As a medium, comic books fall somewhere between literature and film – it can have the depth of well-written literary works but stir emotions like powerful works of cinema. Despite the versatility of comics, the comic book scene in China still remains largely underdeveloped. But even in the stagnant state of affairs, Chinese comics still possess their own unique characteristics, especially independent productions. “For any comic book, being interesting is key,” says Newliu, a Sichuan-based independent comic book artist. But how do you define “interesting”? For every person you ask, you’ll most likely end up with a different explanation. But a crucial part of making a story “interesting” might begin with having full control of the creation and publishing process, a perk of being an independent comic artist. This allows for more experimental works, a sense of intimacy, and creative freedom. This freedom is partly what has allowed Newliu to create his highly compelling stories.
Newliu’s comics often combine his vivid imagination with personal memories. His storytelling is highly influenced by cinema, and he has sourced inspiration from black-and-white silent films, arthouse films, and cult classics. But, to date, the movies that have influenced Newliu the most are the works of Takeshi Kitano. Quite similar to Kitano’s approach, many of Newliu’s messages are veiled and implicit. In addition, his narrative structure is also quite similar – he begins with a slow-progressing storyline that builds momentum before reaching an explosive climax, followed up with a wind-down period that brings the story to a calming conclusion.
In China, many comics illustrators who want to make livable wages while still creating must make compromises. They’ll work as teachers or take on commercial illustration gigs. There are very few comics artists who are full-time illustrators in the country. After all, due to the avant-garde and non-mainstream nature of independent comics, they only appeal to a niche readership. Newliu says that he himself is thinking about taking on a teaching job, stating that he sees it as simply a means of making money to support his drawing habits.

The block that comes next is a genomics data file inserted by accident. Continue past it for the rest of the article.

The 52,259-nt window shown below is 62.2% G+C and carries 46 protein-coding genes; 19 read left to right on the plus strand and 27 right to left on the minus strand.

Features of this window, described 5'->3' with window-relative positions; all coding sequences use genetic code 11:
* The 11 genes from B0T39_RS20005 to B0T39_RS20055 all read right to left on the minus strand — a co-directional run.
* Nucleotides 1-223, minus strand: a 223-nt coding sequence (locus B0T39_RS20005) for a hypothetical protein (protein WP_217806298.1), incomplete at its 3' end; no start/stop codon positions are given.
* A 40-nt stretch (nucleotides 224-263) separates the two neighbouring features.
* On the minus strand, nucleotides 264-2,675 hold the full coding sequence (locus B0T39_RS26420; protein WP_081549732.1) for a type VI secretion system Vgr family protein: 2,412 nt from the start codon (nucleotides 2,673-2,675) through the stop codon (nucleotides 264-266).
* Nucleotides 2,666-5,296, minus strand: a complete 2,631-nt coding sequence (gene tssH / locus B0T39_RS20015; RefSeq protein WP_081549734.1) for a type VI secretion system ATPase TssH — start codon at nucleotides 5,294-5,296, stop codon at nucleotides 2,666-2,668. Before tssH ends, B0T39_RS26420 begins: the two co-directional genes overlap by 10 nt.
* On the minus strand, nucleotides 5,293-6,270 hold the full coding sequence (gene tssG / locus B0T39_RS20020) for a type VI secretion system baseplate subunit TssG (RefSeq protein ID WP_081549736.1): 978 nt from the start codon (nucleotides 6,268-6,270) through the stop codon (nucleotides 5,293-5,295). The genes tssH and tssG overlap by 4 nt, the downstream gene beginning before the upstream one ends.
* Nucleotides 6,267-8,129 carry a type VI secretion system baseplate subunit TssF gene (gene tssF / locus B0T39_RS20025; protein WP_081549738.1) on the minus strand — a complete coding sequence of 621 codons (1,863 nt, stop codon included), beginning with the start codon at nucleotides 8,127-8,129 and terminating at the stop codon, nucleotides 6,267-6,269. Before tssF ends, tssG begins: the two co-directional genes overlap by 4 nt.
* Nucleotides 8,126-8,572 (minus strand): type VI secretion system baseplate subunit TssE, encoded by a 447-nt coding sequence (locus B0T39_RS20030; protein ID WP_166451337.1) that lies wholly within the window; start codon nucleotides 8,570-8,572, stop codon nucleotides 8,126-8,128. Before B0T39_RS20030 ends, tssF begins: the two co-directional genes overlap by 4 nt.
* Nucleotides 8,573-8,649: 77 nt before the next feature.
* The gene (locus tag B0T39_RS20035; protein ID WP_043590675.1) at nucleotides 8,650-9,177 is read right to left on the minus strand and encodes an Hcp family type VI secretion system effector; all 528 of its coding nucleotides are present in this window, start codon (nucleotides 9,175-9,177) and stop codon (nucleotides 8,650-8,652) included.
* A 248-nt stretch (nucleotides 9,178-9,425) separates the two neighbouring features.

Undeterred by the challenges he faces, Newliu says that even if there’s only one person reading his comics, he’ll still give it his all. His first-ever independently released comic, Angry David, received a highly positive reception. It took him four years to put together the story, but such is the cost of creating a quality story. The unfortunate thing is that there is far less to gain for artists producing a well thought-out piece of work when compared with churning out fast, commercial works.
So considering the unfavorable situation for comic book artists in China, perhaps the melancholy that forms the foundation of Newliu’s stories is justified. His comics often revolve around a humble protagonist who puts in a great deal of effort towards his goal but still ends up failing; it’s a conclusion that won’t be satisfying for most readers, but it’s a realistic depiction of life and the challenges that people face in it. “Tragedy is life,” Newliu comments. And just maybe, seeing a story where the main character does all the right things but still faces failure is far more interesting than the overly optimistic, unrealistic drivel that dominates the mainstream. Newliu shares that his upcoming work, Lee and I, will be an equally bleak story. The comic will revolve around the starting of a business and all the failures and compromises along the way. Despite the depressing nature of Newliu’s comics, it feels normal to laugh at certain moments of his story. Perhaps this is confirmation of the saying: “Tragedy plus time equals comedy.”